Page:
number of courts-martial has fallen off
considerably, and this ia indicative of
the improving tone of the army.
In regard to coast defenses, the report
says: Our long coast line ia peculiarly
exposed to attack from the sea. No
great civilized nation tr:day has more
just cause than ours to look
well to the condition of its coast
defenses, and none since the
civil war has so wholly neglected them.
A modern land battery constitutes a
permanent defense. When our princi
pal cities, our harbors and our navy
yards are thus protected, then our coasts
will be aafe, and our navy and cur in
creasing commerce will have safe ports
of refuge. With an annual appropria
tion of eight to ten millions, only a little
more than that of the present year, the
construction and implacement of mor
tars and guns and works of toroedo de
fense for the whole coast can
be carried on, and in ten
years our principal harbora and
cities rendered reasonably secure. The
art of modern gun-making is now well
inaugurated in thia country. Under the
present contract, about thirteen twelve
inch caat-iron mortars, hooped with
steel, can be cast per annum, and as
there are other plants in the country
besides these of the present contractors,
it is only necessary that sufficient sums
be appropriated for the manufacture of
about fifty mortars a year. The manu
facture of forgings fcr 8-inch, IC-inch
and 12-inch breech loading guns by the
Bethlehem iron works, under" the
appropriation of $1,500,000 ia pro
ceeding satisfactorily, and it
is expected that ' the contract
will be completed by November 1, 1893.
The appropriation will secure about
Special to the Herald.]
Redondo, November 9th. —The citizens of this place
were thrown into a state of great excitement this afternoon
by the strangest catch ever known in these waters. The
angler, a well-known resident, was armed with a bamboo
rod of only ordinary size. He had waited in vain for a
for nearly half an hour when he felt, at the end of his |me,
a fish evidently endowed with enormous strength. The
battle which ensued has probably never been paralleled in
piscatorial annals. It attracted two-thirds of the popula
tion of the village, so rapidly was the exciting news ciivu
lated. The beholders could scarcely believe their eyes
when, as the finny monster was drawn out of the water, its
side was found to be adorned with the business card of the
LONDON CLOTHING CO., whose bargains are How
attracting almost as much attention as the fish itself will
receive from anglers all over the country.
-3**B A YEARK-
Buys the Daily Hmiun sal
$2 the Wbikly Herald.
sixty-one guns of the calibres mentioned.
The number of desertions from the
army for the year ending September 30,
were 2086, as against 2751 for the same
period last year, a decrease of twenty
four per cent. This result is due to such
improvements in the service as could be
accomplished under the existing legisla
tion. The act of congress of June, 1890,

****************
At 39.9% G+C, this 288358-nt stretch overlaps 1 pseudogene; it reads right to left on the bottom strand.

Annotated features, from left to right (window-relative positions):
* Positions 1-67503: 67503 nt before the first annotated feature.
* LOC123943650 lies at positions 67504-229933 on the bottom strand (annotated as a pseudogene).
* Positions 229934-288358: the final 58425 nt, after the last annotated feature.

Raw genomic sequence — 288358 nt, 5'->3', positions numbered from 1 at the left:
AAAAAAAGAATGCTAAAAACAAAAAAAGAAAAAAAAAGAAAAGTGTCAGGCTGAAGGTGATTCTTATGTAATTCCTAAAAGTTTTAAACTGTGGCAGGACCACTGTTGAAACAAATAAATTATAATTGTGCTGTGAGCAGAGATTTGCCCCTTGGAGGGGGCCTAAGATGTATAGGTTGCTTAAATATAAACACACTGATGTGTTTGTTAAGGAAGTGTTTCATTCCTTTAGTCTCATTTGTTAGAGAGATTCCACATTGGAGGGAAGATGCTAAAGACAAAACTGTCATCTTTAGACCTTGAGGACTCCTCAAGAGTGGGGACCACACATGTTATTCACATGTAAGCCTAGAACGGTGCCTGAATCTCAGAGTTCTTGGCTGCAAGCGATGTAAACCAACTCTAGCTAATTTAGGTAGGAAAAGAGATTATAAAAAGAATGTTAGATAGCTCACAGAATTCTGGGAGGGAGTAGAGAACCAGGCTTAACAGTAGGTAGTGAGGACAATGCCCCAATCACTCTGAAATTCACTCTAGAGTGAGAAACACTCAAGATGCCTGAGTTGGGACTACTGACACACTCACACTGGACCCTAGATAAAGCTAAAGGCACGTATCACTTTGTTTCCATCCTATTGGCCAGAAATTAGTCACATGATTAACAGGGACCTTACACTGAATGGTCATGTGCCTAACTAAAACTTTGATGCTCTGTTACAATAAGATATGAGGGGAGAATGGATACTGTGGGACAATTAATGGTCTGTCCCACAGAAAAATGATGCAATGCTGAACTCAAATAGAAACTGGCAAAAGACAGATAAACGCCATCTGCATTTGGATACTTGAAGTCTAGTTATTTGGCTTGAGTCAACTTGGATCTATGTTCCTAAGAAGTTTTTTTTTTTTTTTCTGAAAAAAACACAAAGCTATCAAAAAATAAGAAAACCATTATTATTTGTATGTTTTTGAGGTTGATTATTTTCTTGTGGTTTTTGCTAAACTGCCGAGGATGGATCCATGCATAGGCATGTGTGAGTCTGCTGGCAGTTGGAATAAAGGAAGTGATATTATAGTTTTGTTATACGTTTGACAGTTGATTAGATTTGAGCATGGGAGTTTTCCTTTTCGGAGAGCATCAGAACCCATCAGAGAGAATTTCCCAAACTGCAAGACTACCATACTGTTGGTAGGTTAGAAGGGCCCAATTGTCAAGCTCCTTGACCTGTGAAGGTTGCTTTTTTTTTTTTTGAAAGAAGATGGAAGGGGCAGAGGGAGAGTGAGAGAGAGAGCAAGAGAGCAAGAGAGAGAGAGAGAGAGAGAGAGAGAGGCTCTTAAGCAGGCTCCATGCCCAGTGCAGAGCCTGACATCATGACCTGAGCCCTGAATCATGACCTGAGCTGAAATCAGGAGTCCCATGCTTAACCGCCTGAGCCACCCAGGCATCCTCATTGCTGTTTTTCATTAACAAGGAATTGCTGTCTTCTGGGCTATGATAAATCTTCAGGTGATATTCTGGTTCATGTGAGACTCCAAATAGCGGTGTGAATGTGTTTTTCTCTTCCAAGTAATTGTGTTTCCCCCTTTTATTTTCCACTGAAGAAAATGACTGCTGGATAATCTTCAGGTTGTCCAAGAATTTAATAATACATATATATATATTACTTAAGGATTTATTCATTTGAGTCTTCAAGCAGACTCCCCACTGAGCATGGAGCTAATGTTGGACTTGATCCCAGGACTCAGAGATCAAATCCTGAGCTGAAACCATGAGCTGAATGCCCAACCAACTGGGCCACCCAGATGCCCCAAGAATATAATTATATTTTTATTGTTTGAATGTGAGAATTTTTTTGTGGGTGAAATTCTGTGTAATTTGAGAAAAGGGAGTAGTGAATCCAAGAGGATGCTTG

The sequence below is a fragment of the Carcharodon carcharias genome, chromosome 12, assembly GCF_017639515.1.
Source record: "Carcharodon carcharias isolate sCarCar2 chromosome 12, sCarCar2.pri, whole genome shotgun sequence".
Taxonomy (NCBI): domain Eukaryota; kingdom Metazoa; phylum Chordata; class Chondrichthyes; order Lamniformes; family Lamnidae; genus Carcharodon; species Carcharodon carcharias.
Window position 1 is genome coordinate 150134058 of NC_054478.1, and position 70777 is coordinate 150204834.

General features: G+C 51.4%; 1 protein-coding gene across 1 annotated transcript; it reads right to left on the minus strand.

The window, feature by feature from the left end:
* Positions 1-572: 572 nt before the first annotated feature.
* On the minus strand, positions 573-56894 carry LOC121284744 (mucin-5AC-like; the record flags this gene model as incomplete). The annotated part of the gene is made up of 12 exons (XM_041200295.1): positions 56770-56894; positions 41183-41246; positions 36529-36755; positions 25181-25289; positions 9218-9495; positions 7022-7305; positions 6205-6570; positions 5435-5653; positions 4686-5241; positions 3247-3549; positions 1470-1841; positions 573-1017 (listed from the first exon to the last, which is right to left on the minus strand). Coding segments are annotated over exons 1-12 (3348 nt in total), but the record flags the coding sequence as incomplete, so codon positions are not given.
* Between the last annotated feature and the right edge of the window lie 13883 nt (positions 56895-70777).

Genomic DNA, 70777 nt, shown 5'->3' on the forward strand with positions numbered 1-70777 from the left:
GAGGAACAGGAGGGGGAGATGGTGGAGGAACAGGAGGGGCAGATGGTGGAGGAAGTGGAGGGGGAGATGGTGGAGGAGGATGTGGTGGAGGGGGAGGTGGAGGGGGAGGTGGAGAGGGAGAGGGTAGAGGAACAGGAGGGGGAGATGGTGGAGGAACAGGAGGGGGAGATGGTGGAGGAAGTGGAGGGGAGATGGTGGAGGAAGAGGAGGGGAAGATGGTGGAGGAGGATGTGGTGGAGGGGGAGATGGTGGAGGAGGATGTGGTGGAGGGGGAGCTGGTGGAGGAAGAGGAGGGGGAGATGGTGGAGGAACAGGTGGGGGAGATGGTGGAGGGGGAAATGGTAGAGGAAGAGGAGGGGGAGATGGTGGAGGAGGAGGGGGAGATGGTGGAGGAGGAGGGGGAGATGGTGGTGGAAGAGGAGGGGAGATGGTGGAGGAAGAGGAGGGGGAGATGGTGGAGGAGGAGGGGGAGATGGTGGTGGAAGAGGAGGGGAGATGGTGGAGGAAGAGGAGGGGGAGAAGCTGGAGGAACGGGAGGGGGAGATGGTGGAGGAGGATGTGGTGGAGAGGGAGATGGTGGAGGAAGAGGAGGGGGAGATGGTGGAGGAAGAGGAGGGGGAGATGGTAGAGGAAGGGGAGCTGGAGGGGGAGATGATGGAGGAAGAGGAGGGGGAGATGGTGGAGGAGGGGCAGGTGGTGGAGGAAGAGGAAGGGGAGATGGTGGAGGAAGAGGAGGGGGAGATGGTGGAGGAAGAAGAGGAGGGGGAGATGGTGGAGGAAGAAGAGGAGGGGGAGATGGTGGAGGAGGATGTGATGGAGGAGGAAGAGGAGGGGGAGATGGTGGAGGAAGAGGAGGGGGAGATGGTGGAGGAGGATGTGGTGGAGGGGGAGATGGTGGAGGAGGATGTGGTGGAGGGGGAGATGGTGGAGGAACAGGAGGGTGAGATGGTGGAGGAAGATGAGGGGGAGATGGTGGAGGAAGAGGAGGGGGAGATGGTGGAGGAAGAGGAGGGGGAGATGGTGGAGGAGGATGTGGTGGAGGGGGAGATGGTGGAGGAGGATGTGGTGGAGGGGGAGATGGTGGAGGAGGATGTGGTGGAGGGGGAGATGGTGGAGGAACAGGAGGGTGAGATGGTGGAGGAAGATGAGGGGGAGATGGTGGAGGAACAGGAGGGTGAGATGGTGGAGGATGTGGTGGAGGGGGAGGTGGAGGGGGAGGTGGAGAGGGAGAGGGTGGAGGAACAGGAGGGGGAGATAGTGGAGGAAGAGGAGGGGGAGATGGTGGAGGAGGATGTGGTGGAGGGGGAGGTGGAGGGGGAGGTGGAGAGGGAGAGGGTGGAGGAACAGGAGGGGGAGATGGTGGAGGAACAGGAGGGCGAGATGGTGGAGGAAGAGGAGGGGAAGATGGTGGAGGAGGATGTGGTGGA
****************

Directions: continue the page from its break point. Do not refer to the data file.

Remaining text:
was passed too late to have much effect
this year. The act proceeds upon the
theory that by making it possible toquit
the service in an honorable way,
there will be fewer attempts
to do so dishonorably. The pith of the
whole question of desertion is to make
the service worth seeking, and then
enough good men will seek it and be
glad to stay in it. It would be a step in
the rightdirection to increase somewnat
the pay of non-commissioned officers,
that any man who enters the service
may find in it the possibilities of a mod
est future.
I would recommend also a change in
the law relative to the selection of en
listed men for appointment to the grade
of second lieutenant. Under the
present law only non-commissioned
officers recommended by company com
manders are eligible. In order to secure
justice to all, any enlisted man of two
years' service who is a citizen of the
United States, should under certain
fixed rules be permitted to compete for
a commission. A bill with respect to
this matter will be submitted at an
early date.
Any money which the national gov
ernmentexpends for our citizen soldiery,
is bound to give large returns. Under
the present law the annual appropria
tion for the benefit of the militia is
$400,000. If theappropriation by the gov
ernment should be increased, as I wish
it might be, I believe that it
would be generously met by a corre
sponding increase by the statei* them
selves. I heartily commend every
intelligent effort to increase the efficien
cy of the national guard, and to bring
them into closer relations with the war
department, and hope that measures to
that end may receive favorable consider
ation of congress.
In order to obtain exact and trust
worthy information concerning Alaska,
I have approved an appropriation to or
ganize an expedition to make a system
atic exploration and survey of Alaska.
The expenditures of the appropria
tions for the fiscal year ended June 30,
1890, were $47,357,800. The appropria
tions for the present fiscal year are $62,
--799,695. The estimates of this depart
ment for the next fiscal year ending
June 30,< 1891, are $43,749,936.
Miners Going to Strike.
Berlin, Nov. 16.—The organ of the
miners in the Bochum district an
nounces that there will be a general
A Schooner Foundered.
London, Nov. 16. —The schooner Vine
foundered off the coast of Devonshire.
Six persons were drowned.